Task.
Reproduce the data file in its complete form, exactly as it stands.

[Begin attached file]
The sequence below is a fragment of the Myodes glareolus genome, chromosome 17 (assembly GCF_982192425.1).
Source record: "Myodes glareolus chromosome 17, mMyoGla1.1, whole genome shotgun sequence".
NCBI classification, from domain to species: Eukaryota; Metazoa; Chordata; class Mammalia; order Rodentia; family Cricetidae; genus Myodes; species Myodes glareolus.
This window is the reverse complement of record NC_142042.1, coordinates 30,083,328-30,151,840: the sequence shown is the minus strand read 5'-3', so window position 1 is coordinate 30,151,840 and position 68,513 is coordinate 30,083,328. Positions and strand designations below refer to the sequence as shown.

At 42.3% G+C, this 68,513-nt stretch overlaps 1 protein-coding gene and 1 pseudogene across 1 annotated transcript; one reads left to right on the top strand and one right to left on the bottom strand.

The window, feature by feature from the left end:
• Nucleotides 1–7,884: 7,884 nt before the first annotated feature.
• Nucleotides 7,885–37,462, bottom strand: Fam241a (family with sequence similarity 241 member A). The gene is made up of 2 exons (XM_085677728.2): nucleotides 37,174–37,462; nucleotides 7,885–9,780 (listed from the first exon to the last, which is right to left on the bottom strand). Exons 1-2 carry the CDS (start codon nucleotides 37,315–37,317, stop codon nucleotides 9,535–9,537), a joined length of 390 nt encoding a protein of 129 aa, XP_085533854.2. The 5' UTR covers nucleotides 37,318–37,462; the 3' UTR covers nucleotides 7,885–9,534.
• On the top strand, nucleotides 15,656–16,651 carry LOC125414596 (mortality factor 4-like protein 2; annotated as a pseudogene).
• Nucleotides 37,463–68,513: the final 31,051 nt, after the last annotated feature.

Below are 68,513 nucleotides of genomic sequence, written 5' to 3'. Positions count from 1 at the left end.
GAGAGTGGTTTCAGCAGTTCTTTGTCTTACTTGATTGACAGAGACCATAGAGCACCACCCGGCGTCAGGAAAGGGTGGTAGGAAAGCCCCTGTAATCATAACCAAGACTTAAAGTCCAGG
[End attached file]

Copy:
The sequence below is a fragment of the Myodes glareolus genome, chromosome 17 (assembly GCF_982192425.1).
Source record: "Myodes glareolus chromosome 17, mMyoGla1.1, whole genome shotgun sequence".
NCBI classification, from domain to species: Eukaryota; Metazoa; Chordata; class Mammalia; order Rodentia; family Cricetidae; genus Myodes; species Myodes glareolus.
This window is the reverse complement of record NC_142042.1, coordinates 30,083,328-30,151,840: the sequence shown is the minus strand read 5'-3', so window position 1 is coordinate 30,151,840 and position 68,513 is coordinate 30,083,328. Positions and strand designations below refer to the sequence as shown.

At 42.3% G+C, this 68,513-nt stretch overlaps 1 protein-coding gene and 1 pseudogene across 1 annotated transcript; one reads left to right on the top strand and one right to left on the bottom strand.

The window, feature by feature from the left end:
• Nucleotides 1–7,884: 7,884 nt before the first annotated feature.
• Nucleotides 7,885–37,462, bottom strand: Fam241a (family with sequence similarity 241 member A). The gene is made up of 2 exons (XM_085677728.2): nucleotides 37,174–37,462; nucleotides 7,885–9,780 (listed from the first exon to the last, which is right to left on the bottom strand). Exons 1-2 carry the CDS (start codon nucleotides 37,315–37,317, stop codon nucleotides 9,535–9,537), a joined length of 390 nt encoding a protein of 129 aa, XP_085533854.2. The 5' UTR covers nucleotides 37,318–37,462; the 3' UTR covers nucleotides 7,885–9,534.
• On the top strand, nucleotides 15,656–16,651 carry LOC125414596 (mortality factor 4-like protein 2; annotated as a pseudogene).
• Nucleotides 37,463–68,513: the final 31,051 nt, after the last annotated feature.

Below are 68,513 nucleotides of genomic sequence, written 5' to 3'. Positions count from 1 at the left end.
GAGAGTGGTTTCAGCAGTTCTTTGTCTTACTTGATTGACAGAGACCATAGAGCACCACCCGGCGTCAGGAAAGGGTGGTAGGAAAGCCCCTGTAATCATAACCAAGACTTAAAGTCCAGG